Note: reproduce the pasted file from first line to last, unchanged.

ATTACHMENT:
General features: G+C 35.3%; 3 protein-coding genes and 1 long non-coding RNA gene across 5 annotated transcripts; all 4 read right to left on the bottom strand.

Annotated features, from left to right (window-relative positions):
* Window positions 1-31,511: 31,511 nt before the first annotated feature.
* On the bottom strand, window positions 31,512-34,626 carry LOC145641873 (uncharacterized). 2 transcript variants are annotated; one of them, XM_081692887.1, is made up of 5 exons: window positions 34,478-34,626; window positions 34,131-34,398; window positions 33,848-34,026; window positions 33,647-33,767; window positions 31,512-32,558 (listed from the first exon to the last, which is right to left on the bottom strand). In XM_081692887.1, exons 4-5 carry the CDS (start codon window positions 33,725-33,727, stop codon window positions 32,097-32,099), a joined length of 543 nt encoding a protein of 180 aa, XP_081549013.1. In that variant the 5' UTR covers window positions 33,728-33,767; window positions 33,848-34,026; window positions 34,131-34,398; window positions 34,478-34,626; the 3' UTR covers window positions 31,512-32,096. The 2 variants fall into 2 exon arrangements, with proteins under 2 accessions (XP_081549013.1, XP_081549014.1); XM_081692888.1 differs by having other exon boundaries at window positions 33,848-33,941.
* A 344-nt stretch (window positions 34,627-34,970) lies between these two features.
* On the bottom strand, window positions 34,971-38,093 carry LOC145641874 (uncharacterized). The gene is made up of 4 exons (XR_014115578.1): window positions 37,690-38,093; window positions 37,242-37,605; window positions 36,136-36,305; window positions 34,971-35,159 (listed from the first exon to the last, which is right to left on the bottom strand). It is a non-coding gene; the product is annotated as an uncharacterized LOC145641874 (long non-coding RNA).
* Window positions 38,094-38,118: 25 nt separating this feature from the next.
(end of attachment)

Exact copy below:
General features: G+C 35.3%; 3 protein-coding genes and 1 long non-coding RNA gene across 5 annotated transcripts; all 4 read right to left on the bottom strand.

Annotated features, from left to right (window-relative positions):
* Window positions 1-31,511: 31,511 nt before the first annotated feature.
* On the bottom strand, window positions 31,512-34,626 carry LOC145641873 (uncharacterized). 2 transcript variants are annotated; one of them, XM_081692887.1, is made up of 5 exons: window positions 34,478-34,626; window positions 34,131-34,398; window positions 33,848-34,026; window positions 33,647-33,767; window positions 31,512-32,558 (listed from the first exon to the last, which is right to left on the bottom strand). In XM_081692887.1, exons 4-5 carry the CDS (start codon window positions 33,725-33,727, stop codon window positions 32,097-32,099), a joined length of 543 nt encoding a protein of 180 aa, XP_081549013.1. In that variant the 5' UTR covers window positions 33,728-33,767; window positions 33,848-34,026; window positions 34,131-34,398; window positions 34,478-34,626; the 3' UTR covers window positions 31,512-32,096. The 2 variants fall into 2 exon arrangements, with proteins under 2 accessions (XP_081549013.1, XP_081549014.1); XM_081692888.1 differs by having other exon boundaries at window positions 33,848-33,941.
* A 344-nt stretch (window positions 34,627-34,970) lies between these two features.
* On the bottom strand, window positions 34,971-38,093 carry LOC145641874 (uncharacterized). The gene is made up of 4 exons (XR_014115578.1): window positions 37,690-38,093; window positions 37,242-37,605; window positions 36,136-36,305; window positions 34,971-35,159 (listed from the first exon to the last, which is right to left on the bottom strand). It is a non-coding gene; the product is annotated as an uncharacterized LOC145641874 (long non-coding RNA).
* Window positions 38,094-38,118: 25 nt separating this feature from the next.